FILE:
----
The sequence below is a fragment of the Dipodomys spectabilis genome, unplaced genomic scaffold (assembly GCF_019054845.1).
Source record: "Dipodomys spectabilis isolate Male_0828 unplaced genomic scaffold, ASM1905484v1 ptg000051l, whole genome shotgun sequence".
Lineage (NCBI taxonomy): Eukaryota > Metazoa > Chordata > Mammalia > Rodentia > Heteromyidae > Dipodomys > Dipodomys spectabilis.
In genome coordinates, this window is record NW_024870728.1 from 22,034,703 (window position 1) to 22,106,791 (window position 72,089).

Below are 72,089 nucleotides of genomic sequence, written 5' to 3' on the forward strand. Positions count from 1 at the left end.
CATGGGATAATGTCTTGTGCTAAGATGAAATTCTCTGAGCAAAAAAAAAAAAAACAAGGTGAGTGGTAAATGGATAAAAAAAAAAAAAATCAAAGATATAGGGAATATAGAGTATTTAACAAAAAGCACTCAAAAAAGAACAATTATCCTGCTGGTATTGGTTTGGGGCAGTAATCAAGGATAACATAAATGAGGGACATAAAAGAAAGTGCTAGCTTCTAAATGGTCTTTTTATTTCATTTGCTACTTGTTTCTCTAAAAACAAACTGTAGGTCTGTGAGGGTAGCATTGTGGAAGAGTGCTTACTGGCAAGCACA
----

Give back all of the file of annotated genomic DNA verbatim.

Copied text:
The sequence below is a fragment of the Dipodomys spectabilis genome, unplaced genomic scaffold (assembly GCF_019054845.1).
Source record: "Dipodomys spectabilis isolate Male_0828 unplaced genomic scaffold, ASM1905484v1 ptg000051l, whole genome shotgun sequence".
Lineage (NCBI taxonomy): Eukaryota > Metazoa > Chordata > Mammalia > Rodentia > Heteromyidae > Dipodomys > Dipodomys spectabilis.
In genome coordinates, this window is record NW_024870728.1 from 22,034,703 (window position 1) to 22,106,791 (window position 72,089).

Below are 72,089 nucleotides of genomic sequence, written 5' to 3' on the forward strand. Positions count from 1 at the left end.
CATGGGATAATGTCTTGTGCTAAGATGAAATTCTCTGAGCAAAAAAAAAAAAAACAAGGTGAGTGGTAAATGGATAAAAAAAAAAAAAATCAAAGATATAGGGAATATAGAGTATTTAACAAAAAGCACTCAAAAAAGAACAATTATCCTGCTGGTATTGGTTTGGGGCAGTAATCAAGGATAACATAAATGAGGGACATAAAAGAAAGTGCTAGCTTCTAAATGGTCTTTTTATTTCATTTGCTACTTGTTTCTCTAAAAACAAACTGTAGGTCTGTGAGGGTAGCATTGTGGAAGAGTGCTTACTGGCAAGCACA